'Cold-Call' Rules Designed to Stop Penny-Stock Scam

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The Securities and Exchange Commission and several states have moved against penny-stock ripoff artists who are estimated to be defrauding Americans out of several hundred million dollars each year.

New ``cold-call'' rules are designed to make it easier to prosecute high-pressure sellers of penny stocks, and to make investors know how serious the risks are in such stock ventures.

Typical of the way these scams work: An acquaintance of mine one night received a telephone call from a man claiming to represent a brokerage. ``Could you invest $2,000 to $5,000 if you were certain of quickly making many times that amount?'' asked the salesman.

My friend said he never made investment decisions over the phone with unknown brokers, especially during the dinner hour. If the broker would like to send some information, he said, that would be fine.

A few days later, a slick sales pamphlet arrived. Its flowery language attempted to disguise the fact that it provided almost no solid information about the brokerage.

A day or two after that, the salesman phoned again. ``I have an exciting opportunity for you,'' he said. He began to describe a ``sure winner.''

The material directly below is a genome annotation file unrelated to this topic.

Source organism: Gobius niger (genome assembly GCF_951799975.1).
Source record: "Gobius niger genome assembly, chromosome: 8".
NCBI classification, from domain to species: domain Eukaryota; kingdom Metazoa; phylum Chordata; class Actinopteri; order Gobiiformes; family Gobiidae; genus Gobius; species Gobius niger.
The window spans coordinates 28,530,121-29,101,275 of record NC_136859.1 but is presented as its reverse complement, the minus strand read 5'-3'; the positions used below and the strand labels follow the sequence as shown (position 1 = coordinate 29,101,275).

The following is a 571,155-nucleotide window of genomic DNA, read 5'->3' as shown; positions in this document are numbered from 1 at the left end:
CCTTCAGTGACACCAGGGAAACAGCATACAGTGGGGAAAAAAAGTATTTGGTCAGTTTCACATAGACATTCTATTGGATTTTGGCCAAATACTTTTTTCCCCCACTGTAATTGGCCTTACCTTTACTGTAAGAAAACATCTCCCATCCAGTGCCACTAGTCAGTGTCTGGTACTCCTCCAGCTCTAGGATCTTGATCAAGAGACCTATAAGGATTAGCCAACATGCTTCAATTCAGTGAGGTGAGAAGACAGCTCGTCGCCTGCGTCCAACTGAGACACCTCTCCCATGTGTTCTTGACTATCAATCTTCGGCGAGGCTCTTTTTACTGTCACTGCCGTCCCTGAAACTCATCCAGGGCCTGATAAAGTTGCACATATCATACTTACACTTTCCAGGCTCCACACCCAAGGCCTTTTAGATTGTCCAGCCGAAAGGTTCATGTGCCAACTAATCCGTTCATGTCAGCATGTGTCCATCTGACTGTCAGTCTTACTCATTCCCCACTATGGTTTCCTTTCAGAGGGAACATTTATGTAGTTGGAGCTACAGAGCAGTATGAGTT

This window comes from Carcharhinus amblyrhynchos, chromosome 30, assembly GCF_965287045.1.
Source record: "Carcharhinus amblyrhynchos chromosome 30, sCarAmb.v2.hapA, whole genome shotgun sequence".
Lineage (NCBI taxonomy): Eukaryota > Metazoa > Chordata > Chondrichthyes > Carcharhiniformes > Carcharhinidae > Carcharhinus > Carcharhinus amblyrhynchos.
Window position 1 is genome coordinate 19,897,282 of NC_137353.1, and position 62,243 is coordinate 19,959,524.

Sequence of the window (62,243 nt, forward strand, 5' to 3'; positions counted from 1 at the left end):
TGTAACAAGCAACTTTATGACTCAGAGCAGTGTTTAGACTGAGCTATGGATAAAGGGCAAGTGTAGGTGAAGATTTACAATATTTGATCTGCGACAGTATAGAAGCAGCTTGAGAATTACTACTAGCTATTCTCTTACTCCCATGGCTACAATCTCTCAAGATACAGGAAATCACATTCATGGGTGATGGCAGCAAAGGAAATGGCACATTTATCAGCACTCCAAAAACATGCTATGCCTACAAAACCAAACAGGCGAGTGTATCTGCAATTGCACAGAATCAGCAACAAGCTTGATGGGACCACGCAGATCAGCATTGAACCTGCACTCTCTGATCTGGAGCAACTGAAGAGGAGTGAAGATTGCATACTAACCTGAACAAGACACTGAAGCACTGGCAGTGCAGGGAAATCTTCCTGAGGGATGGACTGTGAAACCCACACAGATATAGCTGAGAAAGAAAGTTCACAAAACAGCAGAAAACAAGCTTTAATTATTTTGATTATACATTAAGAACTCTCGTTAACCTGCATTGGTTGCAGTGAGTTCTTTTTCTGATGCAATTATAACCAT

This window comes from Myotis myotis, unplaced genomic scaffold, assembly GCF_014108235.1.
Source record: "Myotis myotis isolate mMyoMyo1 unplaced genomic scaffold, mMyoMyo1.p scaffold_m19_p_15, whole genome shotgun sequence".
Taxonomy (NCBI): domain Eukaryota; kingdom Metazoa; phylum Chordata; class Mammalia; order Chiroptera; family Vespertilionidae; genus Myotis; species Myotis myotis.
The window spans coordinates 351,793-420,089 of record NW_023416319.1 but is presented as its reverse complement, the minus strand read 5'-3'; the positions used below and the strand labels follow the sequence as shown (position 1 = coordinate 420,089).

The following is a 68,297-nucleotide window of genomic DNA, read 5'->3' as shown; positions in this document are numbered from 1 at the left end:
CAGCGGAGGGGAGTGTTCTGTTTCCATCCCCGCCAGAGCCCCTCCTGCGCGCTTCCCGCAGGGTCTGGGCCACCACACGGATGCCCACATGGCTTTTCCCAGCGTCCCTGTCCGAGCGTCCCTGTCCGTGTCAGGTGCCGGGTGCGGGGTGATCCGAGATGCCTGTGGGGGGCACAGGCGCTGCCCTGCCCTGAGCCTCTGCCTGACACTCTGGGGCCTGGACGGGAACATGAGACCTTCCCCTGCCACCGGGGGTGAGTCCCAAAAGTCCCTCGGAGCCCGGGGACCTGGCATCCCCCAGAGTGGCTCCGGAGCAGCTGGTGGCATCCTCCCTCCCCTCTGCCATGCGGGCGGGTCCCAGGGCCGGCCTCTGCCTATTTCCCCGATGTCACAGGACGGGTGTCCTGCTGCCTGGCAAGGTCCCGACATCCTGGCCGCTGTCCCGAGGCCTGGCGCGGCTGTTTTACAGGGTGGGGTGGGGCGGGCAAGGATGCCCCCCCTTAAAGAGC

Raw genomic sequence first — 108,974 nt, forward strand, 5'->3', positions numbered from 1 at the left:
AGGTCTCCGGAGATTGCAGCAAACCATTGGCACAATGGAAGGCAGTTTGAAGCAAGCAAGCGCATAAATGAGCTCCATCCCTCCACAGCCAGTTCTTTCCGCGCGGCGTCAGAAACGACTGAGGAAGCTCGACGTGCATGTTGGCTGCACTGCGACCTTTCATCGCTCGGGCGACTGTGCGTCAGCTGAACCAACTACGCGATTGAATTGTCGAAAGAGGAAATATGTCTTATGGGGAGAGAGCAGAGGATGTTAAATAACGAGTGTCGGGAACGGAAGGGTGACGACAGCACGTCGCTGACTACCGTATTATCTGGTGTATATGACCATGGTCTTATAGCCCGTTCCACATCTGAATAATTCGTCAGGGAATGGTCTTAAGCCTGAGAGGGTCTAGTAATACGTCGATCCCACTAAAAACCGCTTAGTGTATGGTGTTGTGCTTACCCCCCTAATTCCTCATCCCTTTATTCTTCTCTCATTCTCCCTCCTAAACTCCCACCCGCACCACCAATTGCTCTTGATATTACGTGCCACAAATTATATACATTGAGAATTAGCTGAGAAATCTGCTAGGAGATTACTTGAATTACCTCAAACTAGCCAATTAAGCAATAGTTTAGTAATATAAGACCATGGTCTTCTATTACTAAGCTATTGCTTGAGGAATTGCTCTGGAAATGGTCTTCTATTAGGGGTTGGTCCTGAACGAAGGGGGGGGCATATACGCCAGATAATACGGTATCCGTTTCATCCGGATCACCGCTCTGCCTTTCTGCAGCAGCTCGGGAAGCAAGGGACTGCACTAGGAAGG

``I think we should buy 10,000 shares at 7 cents per share,'' the salesman concluded. My acquaintance politely declined. The salesman grew abusive and accused him of wasting the salesman's time. My friend finally hung up.

But countless thousands of others don't slam down the phone. They succumb to the company's slick descriptions, the use of the word ``we'' in connection with buying the stock -- to play on the customer's desire to go along with the group -- or the guilt they are made to feel for ``wasting the salesman's time.''

The Securities and Exchange Commission (SEC) is adopting new rules to protect you from this kind of treatment.

The ``cold-call'' rules apply to unsolicited sales pitches made by brokerages involving unlisted ``pink sheet'' stocks. The rules are aimed at stocks selling for $5 a share or less, offered by companies with $2 million or less in tangible assets.

``About 70 percent of these stocks are `blind pool' offerings,'' explains Scott Stapf of the North American Securities Administrators Association. ``That means a company organized solely to raise money. They don't tell you what they're going to do with it. …